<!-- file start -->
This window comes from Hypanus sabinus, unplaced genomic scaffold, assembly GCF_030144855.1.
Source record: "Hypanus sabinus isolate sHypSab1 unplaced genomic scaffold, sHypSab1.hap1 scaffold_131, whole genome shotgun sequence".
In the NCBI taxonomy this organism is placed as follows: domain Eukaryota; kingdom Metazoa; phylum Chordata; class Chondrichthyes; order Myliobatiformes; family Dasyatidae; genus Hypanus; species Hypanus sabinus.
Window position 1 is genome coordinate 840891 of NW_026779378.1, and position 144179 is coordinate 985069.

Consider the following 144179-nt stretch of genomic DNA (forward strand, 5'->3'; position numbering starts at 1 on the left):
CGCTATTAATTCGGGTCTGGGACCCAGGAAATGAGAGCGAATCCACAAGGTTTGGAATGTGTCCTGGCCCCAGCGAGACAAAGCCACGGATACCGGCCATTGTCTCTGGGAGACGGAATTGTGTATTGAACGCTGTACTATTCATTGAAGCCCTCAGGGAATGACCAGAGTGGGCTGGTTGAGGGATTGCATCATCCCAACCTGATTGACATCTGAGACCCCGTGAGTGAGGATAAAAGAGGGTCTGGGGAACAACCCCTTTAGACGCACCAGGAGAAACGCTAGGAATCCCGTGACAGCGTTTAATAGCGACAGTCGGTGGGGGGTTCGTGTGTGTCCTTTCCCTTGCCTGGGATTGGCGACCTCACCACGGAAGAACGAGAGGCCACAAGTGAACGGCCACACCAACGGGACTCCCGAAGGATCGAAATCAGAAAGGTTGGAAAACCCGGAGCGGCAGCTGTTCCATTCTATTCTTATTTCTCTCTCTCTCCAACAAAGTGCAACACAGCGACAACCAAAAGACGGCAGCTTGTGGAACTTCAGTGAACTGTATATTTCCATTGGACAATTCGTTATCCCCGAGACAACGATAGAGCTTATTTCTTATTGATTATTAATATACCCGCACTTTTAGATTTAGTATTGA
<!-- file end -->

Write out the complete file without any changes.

This window comes from Hypanus sabinus, unplaced genomic scaffold, assembly GCF_030144855.1.
Source record: "Hypanus sabinus isolate sHypSab1 unplaced genomic scaffold, sHypSab1.hap1 scaffold_131, whole genome shotgun sequence".
In the NCBI taxonomy this organism is placed as follows: domain Eukaryota; kingdom Metazoa; phylum Chordata; class Chondrichthyes; order Myliobatiformes; family Dasyatidae; genus Hypanus; species Hypanus sabinus.
Window position 1 is genome coordinate 840891 of NW_026779378.1, and position 144179 is coordinate 985069.

Consider the following 144179-nt stretch of genomic DNA (forward strand, 5'->3'; position numbering starts at 1 on the left):
CGCTATTAATTCGGGTCTGGGACCCAGGAAATGAGAGCGAATCCACAAGGTTTGGAATGTGTCCTGGCCCCAGCGAGACAAAGCCACGGATACCGGCCATTGTCTCTGGGAGACGGAATTGTGTATTGAACGCTGTACTATTCATTGAAGCCCTCAGGGAATGACCAGAGTGGGCTGGTTGAGGGATTGCATCATCCCAACCTGATTGACATCTGAGACCCCGTGAGTGAGGATAAAAGAGGGTCTGGGGAACAACCCCTTTAGACGCACCAGGAGAAACGCTAGGAATCCCGTGACAGCGTTTAATAGCGACAGTCGGTGGGGGGTTCGTGTGTGTCCTTTCCCTTGCCTGGGATTGGCGACCTCACCACGGAAGAACGAGAGGCCACAAGTGAACGGCCACACCAACGGGACTCCCGAAGGATCGAAATCAGAAAGGTTGGAAAACCCGGAGCGGCAGCTGTTCCATTCTATTCTTATTTCTCTCTCTCTCCAACAAAGTGCAACACAGCGACAACCAAAAGACGGCAGCTTGTGGAACTTCAGTGAACTGTATATTTCCATTGGACAATTCGTTATCCCCGAGACAACGATAGAGCTTATTTCTTATTGATTATTAATATACCCGCACTTTTAGATTTAGTATTGA